“Aeroplanes, race, world record, Magadigadi Pan, Botswana – are you interested?” an excited Warwick Broad almost shouted down the phone to me earlier this year. All this information took a while to sink in while he went on about how exciting this prospect was to him.
Race for Rhinos was holding its fourth event in Botswana and had decided to raise the bar by challenging the World Air Race participant record up to 120 aircraft from last year’s 104. An annual event staged, in or nearby the great salt pans of the Magadigadi, saw the competitors racing around the park trying to beat their handicap speed.
I agreed to join Warwick as his navigator. My brother Peter, Dave Rogers, Andrew Brown, Stu Gunn, Solly and Miena Ferrera made up four teams from Zimbabwe.
The Race for Rhinos is an initiative of the Botswana Government and Chris Briers was the race organizer. It complements the South African Air Race Circuit and has the added benefit of highlighting the plight of the Rhinos worldwide, but obviously focusing on Botswana.
The 2017 edition of the Race for Rhinos saw four rhinos being released into the Magadigadi National Park. The South African bred animals were supplied to Botswana on a country to country arrangement. The Botswana Minister of Environment, Conservation, Natural Resources and Tourism Affairs explained further that a deal, swopping Rhino for Wild Dogs, was to be explored. The Minister was on hand to issue out the trophies at the end of the Race.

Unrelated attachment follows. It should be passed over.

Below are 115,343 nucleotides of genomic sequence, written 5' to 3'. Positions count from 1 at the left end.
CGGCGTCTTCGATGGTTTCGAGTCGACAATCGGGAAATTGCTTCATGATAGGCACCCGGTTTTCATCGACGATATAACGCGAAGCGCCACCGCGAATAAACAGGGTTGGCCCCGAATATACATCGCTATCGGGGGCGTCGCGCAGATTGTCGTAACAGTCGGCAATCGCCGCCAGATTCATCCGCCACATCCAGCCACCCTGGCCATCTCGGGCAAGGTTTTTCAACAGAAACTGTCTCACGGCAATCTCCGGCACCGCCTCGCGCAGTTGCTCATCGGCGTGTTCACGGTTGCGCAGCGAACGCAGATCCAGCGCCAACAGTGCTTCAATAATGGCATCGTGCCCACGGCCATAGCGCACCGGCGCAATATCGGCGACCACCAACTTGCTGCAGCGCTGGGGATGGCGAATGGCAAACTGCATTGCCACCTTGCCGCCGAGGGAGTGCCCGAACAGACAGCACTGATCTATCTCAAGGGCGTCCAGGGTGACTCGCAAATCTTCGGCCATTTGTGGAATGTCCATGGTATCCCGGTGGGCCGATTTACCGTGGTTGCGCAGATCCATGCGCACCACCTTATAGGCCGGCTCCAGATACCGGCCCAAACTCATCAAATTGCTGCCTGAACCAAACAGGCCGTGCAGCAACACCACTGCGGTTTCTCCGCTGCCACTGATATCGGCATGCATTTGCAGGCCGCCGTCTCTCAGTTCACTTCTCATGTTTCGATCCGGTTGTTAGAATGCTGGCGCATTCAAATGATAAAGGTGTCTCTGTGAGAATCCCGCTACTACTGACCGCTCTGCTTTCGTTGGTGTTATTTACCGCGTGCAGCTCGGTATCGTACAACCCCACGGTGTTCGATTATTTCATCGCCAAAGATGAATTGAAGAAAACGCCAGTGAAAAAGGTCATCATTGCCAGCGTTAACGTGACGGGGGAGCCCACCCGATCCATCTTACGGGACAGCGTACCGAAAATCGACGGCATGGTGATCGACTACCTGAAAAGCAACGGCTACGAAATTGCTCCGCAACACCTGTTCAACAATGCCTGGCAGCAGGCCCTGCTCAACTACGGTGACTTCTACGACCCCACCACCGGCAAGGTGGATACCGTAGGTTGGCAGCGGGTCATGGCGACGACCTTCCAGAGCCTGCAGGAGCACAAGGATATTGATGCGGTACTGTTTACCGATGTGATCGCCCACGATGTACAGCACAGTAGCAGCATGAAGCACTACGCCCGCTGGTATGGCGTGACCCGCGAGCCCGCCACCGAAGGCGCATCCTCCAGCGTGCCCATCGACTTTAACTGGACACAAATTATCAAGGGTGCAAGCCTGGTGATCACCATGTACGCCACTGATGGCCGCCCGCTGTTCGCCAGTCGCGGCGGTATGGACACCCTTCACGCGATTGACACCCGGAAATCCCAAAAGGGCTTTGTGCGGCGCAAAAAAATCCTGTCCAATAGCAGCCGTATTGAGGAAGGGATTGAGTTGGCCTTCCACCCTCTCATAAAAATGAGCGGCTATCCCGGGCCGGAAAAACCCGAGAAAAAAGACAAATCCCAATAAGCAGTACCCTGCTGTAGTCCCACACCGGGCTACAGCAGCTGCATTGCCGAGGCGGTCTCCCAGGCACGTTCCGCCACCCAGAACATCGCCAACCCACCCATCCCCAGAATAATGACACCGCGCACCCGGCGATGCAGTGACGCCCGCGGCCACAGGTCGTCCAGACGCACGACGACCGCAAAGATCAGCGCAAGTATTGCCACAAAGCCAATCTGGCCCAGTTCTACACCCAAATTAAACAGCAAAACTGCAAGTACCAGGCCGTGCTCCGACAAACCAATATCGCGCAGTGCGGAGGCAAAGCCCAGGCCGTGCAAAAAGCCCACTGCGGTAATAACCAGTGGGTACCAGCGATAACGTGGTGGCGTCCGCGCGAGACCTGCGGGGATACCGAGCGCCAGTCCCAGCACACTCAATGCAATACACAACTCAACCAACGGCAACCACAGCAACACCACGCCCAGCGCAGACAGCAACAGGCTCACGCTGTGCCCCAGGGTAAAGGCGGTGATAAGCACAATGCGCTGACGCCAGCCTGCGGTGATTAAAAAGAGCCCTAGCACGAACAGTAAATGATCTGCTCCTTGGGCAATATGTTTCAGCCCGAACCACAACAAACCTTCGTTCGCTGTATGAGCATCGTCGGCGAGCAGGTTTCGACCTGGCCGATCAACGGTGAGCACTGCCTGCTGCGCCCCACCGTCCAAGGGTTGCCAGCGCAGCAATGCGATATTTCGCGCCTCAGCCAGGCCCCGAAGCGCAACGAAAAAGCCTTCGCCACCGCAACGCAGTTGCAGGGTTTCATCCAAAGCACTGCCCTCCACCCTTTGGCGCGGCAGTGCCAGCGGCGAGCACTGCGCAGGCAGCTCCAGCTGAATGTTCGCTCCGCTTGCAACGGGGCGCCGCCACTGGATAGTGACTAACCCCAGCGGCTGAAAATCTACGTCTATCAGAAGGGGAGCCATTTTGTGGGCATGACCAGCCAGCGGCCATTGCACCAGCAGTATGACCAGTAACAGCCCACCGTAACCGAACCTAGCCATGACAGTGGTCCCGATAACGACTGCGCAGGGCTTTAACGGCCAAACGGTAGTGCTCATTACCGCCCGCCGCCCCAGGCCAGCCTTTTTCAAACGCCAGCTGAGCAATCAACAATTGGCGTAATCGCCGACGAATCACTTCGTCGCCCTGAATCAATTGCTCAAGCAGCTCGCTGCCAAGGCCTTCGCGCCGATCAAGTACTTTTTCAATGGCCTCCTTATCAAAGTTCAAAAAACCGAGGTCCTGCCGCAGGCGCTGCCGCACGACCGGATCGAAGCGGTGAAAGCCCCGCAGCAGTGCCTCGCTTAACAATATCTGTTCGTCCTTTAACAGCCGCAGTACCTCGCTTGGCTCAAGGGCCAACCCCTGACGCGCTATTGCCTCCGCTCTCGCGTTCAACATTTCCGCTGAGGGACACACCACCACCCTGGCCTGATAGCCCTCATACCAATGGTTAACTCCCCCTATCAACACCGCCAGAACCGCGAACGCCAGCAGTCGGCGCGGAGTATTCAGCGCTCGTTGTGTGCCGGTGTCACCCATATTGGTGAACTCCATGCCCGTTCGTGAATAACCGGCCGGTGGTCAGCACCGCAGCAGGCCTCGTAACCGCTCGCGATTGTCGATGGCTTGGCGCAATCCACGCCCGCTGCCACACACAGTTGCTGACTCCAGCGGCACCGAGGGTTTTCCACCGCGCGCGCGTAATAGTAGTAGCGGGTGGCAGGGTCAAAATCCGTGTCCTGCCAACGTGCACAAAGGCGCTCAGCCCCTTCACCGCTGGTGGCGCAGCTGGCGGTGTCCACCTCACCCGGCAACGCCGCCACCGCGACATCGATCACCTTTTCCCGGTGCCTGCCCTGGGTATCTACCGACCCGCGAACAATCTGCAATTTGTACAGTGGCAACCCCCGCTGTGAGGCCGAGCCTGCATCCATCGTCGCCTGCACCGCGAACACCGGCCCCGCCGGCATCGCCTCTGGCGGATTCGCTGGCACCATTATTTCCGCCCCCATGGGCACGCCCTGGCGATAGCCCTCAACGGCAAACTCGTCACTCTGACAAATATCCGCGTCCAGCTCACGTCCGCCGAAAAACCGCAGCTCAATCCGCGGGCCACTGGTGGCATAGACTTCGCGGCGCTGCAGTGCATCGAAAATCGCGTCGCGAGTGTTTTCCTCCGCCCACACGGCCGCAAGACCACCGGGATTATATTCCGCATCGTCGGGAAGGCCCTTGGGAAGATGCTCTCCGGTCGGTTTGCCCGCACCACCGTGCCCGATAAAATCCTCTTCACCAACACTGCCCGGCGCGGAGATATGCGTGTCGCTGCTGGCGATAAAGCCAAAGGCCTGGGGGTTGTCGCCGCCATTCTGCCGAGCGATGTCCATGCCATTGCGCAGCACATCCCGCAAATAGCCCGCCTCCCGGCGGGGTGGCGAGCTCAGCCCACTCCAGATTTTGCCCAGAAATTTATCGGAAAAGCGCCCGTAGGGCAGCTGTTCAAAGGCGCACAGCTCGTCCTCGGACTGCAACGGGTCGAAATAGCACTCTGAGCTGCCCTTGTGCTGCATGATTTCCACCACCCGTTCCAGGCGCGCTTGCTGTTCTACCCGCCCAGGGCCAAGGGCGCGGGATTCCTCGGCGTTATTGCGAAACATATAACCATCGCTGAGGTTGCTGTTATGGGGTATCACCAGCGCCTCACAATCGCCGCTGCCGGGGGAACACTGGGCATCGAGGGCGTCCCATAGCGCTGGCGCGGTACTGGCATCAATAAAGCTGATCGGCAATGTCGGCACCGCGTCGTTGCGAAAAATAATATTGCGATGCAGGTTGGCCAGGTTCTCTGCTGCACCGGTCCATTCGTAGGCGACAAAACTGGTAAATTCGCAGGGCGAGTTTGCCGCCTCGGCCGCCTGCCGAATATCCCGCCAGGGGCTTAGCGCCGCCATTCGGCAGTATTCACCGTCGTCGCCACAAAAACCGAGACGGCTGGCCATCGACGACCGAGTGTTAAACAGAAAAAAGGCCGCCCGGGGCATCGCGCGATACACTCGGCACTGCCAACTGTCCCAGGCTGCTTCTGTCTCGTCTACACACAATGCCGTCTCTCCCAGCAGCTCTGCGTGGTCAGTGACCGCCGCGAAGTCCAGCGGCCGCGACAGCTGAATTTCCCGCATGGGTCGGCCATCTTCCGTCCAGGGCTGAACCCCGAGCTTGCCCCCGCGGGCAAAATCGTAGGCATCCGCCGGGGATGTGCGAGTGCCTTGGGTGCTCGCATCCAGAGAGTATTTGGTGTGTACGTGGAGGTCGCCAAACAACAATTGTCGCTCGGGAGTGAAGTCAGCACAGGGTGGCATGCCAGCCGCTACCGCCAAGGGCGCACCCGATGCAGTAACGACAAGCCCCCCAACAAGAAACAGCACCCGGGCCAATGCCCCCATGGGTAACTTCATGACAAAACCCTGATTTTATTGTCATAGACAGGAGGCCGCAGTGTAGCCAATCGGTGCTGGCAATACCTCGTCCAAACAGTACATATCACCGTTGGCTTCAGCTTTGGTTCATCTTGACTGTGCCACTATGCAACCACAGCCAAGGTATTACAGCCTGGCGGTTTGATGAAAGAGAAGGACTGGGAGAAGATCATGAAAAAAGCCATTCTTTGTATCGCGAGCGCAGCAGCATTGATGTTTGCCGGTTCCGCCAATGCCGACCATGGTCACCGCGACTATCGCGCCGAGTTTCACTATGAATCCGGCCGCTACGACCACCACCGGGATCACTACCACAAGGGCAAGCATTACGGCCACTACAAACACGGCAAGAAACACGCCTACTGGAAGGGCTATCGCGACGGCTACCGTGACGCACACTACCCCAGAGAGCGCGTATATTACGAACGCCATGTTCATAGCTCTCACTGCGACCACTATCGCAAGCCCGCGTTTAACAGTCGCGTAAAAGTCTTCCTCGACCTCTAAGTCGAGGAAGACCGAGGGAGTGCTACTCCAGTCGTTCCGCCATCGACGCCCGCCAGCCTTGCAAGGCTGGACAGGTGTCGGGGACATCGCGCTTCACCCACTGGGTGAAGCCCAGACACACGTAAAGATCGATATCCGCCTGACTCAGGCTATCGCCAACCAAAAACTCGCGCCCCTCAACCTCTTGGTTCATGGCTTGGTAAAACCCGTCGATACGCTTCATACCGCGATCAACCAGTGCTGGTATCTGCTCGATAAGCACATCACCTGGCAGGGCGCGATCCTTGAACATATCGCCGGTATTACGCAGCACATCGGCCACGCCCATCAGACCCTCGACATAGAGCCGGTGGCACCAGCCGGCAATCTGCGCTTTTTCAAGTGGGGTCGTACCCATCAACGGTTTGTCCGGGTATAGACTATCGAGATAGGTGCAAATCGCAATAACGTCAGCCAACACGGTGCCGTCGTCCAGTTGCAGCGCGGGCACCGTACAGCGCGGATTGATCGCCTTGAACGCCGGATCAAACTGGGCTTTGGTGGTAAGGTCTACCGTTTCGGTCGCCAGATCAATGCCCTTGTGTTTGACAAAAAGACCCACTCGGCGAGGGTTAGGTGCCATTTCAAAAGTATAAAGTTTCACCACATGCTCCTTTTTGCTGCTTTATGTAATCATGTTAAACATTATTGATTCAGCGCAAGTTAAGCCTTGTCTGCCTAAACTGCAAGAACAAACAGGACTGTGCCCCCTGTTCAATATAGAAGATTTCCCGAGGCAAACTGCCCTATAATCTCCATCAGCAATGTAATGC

Sua Pan was the location for the event. Capital Sounds events spokesman Brian Emmenis told the competitors that “Sua City”, which consisted of the conglomeration of tents, prefab structures and a hastily prepared airfield, was built in just ten days. Prior to that the ground was just bush.
An amazing achievement housed over 500 people consisting of the aircrew, support staff, foreign guests and dignitaries, all in tents. There were continuous hot water showers, clean toilets, lighting, beds and bedding in each tent, a huge hall where three meals a day were provided, a coffee machine which had three baristas working twenty hours a day preparing take away cappuccinos (for free!!)
Two days of races were staged, each just over 210NM (approximately 388kms) which, in our Cessna 182 1967 model, took us two hours twelve minutes to complete. How many people can say they have had the privilege of flying over one of the greatest wonders of Southern Africa – the Botswana salt pans of the Magadigadi?
Day one took us south of Sua City in a big arc with 4 turn points. The land is flat for the most part and the brightness of reflected sun from the white salt made for eye searing pain at times. Our set speed was just above normal cruising speed and the aircraft was operating just shy of the red on each dial, which for us super careful Zimbabwean pilots was a little uncomfortable.
Navigation was relatively easy. It was more about keeping the pilot’s concentration on his heading and ensuring the right altitude. “Warwick! Bearing! Altitude!” Ten minutes later, “How is your compass? What height?” and so on. I kept a nominal watch on my map to ensure we were on track, on time.